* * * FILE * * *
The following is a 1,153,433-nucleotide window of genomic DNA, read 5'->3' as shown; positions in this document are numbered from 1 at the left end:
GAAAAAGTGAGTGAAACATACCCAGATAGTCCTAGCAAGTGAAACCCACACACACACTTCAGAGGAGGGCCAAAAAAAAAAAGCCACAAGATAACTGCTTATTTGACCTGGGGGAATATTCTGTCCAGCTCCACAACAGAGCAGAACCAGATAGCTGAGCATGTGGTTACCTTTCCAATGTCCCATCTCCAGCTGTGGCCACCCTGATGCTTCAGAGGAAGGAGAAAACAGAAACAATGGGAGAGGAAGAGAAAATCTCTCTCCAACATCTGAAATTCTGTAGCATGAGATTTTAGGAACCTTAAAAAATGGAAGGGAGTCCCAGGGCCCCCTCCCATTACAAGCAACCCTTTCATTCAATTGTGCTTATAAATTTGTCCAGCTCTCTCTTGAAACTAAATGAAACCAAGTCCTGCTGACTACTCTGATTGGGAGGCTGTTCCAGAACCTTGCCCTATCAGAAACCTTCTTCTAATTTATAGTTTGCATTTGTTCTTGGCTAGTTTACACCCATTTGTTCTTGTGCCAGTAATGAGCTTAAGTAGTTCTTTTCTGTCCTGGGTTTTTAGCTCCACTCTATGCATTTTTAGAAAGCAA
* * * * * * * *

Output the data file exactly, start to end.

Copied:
The following is a 1,153,433-nucleotide window of genomic DNA, read 5'->3' as shown; positions in this document are numbered from 1 at the left end:
GAAAAAGTGAGTGAAACATACCCAGATAGTCCTAGCAAGTGAAACCCACACACACACTTCAGAGGAGGGCCAAAAAAAAAAAGCCACAAGATAACTGCTTATTTGACCTGGGGGAATATTCTGTCCAGCTCCACAACAGAGCAGAACCAGATAGCTGAGCATGTGGTTACCTTTCCAATGTCCCATCTCCAGCTGTGGCCACCCTGATGCTTCAGAGGAAGGAGAAAACAGAAACAATGGGAGAGGAAGAGAAAATCTCTCTCCAACATCTGAAATTCTGTAGCATGAGATTTTAGGAACCTTAAAAAATGGAAGGGAGTCCCAGGGCCCCCTCCCATTACAAGCAACCCTTTCATTCAATTGTGCTTATAAATTTGTCCAGCTCTCTCTTGAAACTAAATGAAACCAAGTCCTGCTGACTACTCTGATTGGGAGGCTGTTCCAGAACCTTGCCCTATCAGAAACCTTCTTCTAATTTATAGTTTGCATTTGTTCTTGGCTAGTTTACACCCATTTGTTCTTGTGCCAGTAATGAGCTTAAGTAGTTCTTTTCTGTCCTGGGTTTTTAGCTCCACTCTATGCATTTTTAGAAAGCAA